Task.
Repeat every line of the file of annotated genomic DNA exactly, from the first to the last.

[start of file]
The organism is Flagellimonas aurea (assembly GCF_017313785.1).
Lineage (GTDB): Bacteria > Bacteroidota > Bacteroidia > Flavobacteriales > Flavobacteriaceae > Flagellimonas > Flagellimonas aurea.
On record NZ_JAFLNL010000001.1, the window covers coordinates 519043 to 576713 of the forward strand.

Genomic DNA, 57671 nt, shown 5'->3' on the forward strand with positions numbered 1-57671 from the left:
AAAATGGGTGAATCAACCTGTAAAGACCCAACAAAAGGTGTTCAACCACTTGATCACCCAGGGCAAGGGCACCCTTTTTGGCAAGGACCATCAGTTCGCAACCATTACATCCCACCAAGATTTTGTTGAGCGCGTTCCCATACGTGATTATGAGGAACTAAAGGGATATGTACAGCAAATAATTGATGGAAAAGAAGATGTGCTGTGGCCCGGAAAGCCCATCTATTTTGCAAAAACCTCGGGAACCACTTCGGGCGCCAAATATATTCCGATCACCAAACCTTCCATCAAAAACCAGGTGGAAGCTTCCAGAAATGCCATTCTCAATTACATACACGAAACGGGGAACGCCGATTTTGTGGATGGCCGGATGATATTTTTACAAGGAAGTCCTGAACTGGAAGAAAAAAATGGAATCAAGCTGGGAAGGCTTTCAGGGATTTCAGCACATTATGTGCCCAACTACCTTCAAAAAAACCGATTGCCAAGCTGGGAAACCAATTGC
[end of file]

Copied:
The organism is Flagellimonas aurea (assembly GCF_017313785.1).
Lineage (GTDB): Bacteria > Bacteroidota > Bacteroidia > Flavobacteriales > Flavobacteriaceae > Flagellimonas > Flagellimonas aurea.
On record NZ_JAFLNL010000001.1, the window covers coordinates 519043 to 576713 of the forward strand.

Genomic DNA, 57671 nt, shown 5'->3' on the forward strand with positions numbered 1-57671 from the left:
AAAATGGGTGAATCAACCTGTAAAGACCCAACAAAAGGTGTTCAACCACTTGATCACCCAGGGCAAGGGCACCCTTTTTGGCAAGGACCATCAGTTCGCAACCATTACATCCCACCAAGATTTTGTTGAGCGCGTTCCCATACGTGATTATGAGGAACTAAAGGGATATGTACAGCAAATAATTGATGGAAAAGAAGATGTGCTGTGGCCCGGAAAGCCCATCTATTTTGCAAAAACCTCGGGAACCACTTCGGGCGCCAAATATATTCCGATCACCAAACCTTCCATCAAAAACCAGGTGGAAGCTTCCAGAAATGCCATTCTCAATTACATACACGAAACGGGGAACGCCGATTTTGTGGATGGCCGGATGATATTTTTACAAGGAAGTCCTGAACTGGAAGAAAAAAATGGAATCAAGCTGGGAAGGCTTTCAGGGATTTCAGCACATTATGTGCCCAACTACCTTCAAAAAAACCGATTGCCAAGCTGGGAAACCAATTGC